CHT info taken from test flight of 601XL

Builders,

Note: The columns in the chart are shifted over one heading, it is a discrepancy between how excel and the wordpress format here presents printed data, wordpress automatically tries to center it, look past this and understand the story, I will try to reformat this and get a link to the full sheet later today-ww

Below is a chart of CHT data taken from Ken Pavlou’s 2,700 cc 601XL, which now has about 20 flight hours on it. The layout of the data Ken gathered is particularly interesting. Ken’s engine and installation is nearly 100% done according to our manual. His data collection is fed through his Dynon panel. His data is a very good representation of what any builder can expect if he is willing to follow our recommendations.

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First let me say that Ken is a very experienced pilot and astoundingly talented electrical engineer who really understands computers and instrumentation, so that eliminates a lot of variables right there.  But keep in mind that Ken was no ‘motor head’ before building his Corvair. I am pretty sure it is the first engine he ever built, thus it also represents what anyone willing to follow the proven path can expect.

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I have long told builders that 1) CHT temps measured under the plugs read far higher than if they are measured in the stock GM location on the Bottom of the heads. That is counterintuitive because the cool air enters on the plug side, but it is reality because CHT measurement under plugs tends to measure the plug temp, not the head temp. (this is not just a Corvair thing all Lycomings have the CHT port on the bottom of the head also, they are not correctly measured under the plugs either) I have long pointed out also that 2) the baffling style that we recommend for Corvair planes, with aluminum baffles with a rubber strip sealing it to the cowl, just like 95% of certified planes use, works period.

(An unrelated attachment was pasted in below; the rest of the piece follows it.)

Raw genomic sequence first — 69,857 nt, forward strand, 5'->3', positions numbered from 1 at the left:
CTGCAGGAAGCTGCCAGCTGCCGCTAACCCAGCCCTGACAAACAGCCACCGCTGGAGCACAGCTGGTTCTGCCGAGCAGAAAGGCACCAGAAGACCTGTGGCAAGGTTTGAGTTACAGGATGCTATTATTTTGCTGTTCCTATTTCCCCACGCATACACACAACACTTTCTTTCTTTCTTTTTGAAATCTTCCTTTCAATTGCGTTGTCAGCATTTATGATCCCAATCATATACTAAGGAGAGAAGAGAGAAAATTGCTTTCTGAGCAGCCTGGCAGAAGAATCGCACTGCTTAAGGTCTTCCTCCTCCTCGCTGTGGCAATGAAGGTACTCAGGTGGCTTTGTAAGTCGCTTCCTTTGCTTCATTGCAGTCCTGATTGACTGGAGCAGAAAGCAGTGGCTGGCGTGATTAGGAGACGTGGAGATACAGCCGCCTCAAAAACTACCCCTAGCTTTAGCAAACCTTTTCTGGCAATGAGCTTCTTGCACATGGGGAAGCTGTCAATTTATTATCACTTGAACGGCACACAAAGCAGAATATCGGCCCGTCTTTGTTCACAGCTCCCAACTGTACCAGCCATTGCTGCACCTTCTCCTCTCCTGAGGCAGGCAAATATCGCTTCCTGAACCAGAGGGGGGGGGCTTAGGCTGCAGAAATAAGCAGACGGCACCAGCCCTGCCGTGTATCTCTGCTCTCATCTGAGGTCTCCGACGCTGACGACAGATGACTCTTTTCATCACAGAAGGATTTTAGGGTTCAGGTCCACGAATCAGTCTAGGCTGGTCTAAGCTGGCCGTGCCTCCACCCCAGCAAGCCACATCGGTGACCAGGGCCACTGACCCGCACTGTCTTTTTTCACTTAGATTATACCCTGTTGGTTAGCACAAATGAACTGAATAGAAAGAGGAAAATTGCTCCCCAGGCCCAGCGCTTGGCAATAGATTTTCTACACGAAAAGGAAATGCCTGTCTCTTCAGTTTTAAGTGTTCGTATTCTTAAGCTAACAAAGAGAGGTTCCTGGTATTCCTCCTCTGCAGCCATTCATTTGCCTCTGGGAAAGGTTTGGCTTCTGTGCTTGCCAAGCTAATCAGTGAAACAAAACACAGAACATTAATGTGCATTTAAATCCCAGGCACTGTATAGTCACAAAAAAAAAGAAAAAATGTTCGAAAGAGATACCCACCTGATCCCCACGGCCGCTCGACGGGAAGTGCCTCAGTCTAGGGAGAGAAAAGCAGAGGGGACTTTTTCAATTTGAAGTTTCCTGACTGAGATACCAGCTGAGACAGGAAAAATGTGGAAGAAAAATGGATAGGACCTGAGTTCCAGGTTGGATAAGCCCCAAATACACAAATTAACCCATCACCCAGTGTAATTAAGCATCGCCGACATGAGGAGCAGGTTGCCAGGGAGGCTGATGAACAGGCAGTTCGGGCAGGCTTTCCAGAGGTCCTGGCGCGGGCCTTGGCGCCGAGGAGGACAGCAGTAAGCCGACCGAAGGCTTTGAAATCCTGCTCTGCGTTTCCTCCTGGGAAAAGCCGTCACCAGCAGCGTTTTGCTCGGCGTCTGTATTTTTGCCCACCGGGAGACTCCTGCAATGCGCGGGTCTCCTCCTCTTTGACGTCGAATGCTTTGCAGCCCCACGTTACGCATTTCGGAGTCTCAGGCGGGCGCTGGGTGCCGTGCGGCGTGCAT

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I can not spend a single day at an airshow with out having at least one person tell me that I am not right about both 1) and 2), and they are sure of this because they read it on a website somewhere. At least once a day a guy will tell me that he is going to build Jabaru 3300 style fiberglass ducts because “they will work better and cool evenly.” Below is data that refutes such internet lore. I am not sure why anyone would be tempted to copy a cooling design from an engine known for running hot, but my field of expertise is engines not psychology.

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Ken is not the first guy to perform this test. 601HDS-TD builder Rich Whittington was one of the first. Rich’s plane is a 3,000 cc Corvair fed by a Stromberg, a good but slightly off the mainstream combination. Ken’s 2,700 cc MA3-SPA tri-gear plane is more typical. Get a good look at the data and see that the CHT in the GM location is running 80 to 100 F cooler than the plug reading; Also note that the L-R cooling spread on the engine is about 5 degrees. Does that sound like a problem? I doubt that there is a single certified plane that can beat that, yet I have had an army of people eyeball the baffling we use and proclaim it a defective design.